We now move on to Chapter XVI of Book One of Kempis’s Imitation of Christ entitled, “Of Bearing the Defects of Others” (1,16). A particularly challenging chapter that will hit many of us in our most sensitive area: the difficulty in putting up with others who rub us the wrong way while having little concern (or even acknowledgment) of the negative effect we have on our neighbors.
James begins today’s passage (1:12-18) with the words in the headline. He goes on to say that temptation does not come from God but rather from one’s own desires. Giving in to temptation can lead ultimately to spiritual death when sin is allowed to grow and fester.
As is so often the case in the Gospels, Jesus gives the premier example of persevering in the face of temptation. The Christ faced much adversity in His public life, and even before, as we note in the time of His temptation as He prepared for His public ministry (Mt 4:1-11). Forcefully rebuking the devil’s direct enticements, the Lord’s virtue was measured and He showed not frailty but what He truly is: a faithful servant fulfilling to the letter His Father’s will for Him.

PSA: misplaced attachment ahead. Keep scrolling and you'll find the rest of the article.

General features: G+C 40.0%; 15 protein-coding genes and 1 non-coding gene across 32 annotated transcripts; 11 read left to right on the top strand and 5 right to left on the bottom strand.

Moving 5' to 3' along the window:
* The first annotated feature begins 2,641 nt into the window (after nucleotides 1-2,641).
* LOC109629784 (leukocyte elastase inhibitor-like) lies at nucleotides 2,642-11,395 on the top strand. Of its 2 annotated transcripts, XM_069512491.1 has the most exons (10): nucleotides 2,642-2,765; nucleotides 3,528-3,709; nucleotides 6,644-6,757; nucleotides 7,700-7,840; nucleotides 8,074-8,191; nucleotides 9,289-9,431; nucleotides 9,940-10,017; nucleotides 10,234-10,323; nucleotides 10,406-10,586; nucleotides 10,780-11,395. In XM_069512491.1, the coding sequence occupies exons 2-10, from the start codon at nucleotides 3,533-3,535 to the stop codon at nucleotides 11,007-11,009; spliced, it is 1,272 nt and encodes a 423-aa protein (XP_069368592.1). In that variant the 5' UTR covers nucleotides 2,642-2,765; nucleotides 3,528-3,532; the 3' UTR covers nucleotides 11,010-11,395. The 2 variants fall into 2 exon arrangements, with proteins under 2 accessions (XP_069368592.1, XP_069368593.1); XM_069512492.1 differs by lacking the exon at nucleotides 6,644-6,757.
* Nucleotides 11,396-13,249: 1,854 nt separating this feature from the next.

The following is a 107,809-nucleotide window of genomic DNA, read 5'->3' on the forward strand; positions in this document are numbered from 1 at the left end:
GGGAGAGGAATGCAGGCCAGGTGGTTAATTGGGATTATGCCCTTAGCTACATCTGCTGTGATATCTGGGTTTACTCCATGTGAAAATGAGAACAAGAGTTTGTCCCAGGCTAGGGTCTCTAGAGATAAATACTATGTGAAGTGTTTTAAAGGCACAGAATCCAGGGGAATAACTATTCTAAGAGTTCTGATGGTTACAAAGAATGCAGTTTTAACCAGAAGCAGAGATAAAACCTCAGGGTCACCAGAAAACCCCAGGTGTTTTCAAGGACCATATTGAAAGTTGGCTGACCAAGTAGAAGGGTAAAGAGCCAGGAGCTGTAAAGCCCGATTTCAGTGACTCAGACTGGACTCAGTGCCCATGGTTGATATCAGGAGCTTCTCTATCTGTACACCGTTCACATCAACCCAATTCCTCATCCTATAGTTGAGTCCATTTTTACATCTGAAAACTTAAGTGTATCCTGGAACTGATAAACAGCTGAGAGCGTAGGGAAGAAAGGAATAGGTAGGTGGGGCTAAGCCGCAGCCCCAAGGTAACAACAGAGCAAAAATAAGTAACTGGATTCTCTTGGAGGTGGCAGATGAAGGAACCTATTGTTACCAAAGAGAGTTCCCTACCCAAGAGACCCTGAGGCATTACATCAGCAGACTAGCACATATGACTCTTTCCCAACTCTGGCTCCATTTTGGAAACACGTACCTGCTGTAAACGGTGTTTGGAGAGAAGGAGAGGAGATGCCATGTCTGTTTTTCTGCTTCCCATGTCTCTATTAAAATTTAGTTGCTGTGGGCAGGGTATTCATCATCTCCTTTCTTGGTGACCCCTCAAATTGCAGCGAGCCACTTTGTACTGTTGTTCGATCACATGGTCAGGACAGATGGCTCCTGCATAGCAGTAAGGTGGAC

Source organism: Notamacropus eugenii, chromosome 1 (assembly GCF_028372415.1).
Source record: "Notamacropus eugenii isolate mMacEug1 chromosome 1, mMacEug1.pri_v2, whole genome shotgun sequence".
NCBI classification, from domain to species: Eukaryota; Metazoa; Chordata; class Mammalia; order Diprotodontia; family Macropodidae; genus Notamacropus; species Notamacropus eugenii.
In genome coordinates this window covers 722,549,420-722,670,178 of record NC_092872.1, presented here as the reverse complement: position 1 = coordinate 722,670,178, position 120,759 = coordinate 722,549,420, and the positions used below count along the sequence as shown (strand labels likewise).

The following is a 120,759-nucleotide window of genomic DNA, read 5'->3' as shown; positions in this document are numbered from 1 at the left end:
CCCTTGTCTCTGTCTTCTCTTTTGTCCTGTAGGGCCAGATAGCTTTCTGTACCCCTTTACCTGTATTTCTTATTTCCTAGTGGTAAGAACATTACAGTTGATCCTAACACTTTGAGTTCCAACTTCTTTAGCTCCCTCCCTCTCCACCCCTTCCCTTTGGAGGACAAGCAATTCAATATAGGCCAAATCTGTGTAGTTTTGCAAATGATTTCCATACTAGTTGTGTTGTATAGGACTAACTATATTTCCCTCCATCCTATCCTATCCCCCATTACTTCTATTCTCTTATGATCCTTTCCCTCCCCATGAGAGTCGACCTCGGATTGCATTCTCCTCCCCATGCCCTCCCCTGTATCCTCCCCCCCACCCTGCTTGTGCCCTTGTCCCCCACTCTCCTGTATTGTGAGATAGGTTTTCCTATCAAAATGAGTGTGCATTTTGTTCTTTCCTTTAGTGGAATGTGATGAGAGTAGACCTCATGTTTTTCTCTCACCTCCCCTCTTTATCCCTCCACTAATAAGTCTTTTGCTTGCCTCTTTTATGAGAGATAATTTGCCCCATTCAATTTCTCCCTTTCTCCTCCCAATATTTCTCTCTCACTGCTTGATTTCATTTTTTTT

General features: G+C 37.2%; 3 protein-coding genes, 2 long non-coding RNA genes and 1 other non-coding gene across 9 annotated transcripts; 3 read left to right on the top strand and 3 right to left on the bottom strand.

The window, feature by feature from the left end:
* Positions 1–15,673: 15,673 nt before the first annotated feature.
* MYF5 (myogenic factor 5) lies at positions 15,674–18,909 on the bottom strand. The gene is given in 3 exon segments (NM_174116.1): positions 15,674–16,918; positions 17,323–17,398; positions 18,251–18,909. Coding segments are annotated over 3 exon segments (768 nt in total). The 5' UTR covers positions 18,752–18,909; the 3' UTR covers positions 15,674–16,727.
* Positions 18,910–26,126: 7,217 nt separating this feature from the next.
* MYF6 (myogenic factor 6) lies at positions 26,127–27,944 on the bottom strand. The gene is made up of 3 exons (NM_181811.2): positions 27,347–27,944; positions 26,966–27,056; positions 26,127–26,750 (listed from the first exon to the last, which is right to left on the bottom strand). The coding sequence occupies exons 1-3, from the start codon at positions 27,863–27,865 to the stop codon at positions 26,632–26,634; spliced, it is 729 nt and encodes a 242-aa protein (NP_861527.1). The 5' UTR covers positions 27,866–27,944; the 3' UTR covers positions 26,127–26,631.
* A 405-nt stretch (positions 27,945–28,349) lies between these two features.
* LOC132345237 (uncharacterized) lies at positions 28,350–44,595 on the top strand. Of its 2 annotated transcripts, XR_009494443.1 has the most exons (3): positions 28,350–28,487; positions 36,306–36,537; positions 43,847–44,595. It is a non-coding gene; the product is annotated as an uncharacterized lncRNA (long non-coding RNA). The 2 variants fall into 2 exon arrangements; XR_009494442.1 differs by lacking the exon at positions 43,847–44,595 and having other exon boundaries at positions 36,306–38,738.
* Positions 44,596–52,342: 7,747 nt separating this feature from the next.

The ultimate measure of a man is not where he stands in moments of comfort and convenience, but where he stands at times of challenge and controversy.
— Martin Luther King, Jr.
Maybe the reverend doctor was a Kempis fan? In any case, Dr. King nails it. Adversity will come. When it does, do we exhibit virtues such as generosity, kindness, and humility (see the seven capital virtues). With apologies to Matthew Kelly, do we put forward the best version of ourselves in such circumstances? It certainly can be difficult in the heat of the moment. Persevering in overcoming temptation to vice and embracing virtue merits “the crown of life.” Well worth any trouble we encounter here, don’t you think?
The Temptation of Christ by Simon Bening (c. 1483-1561)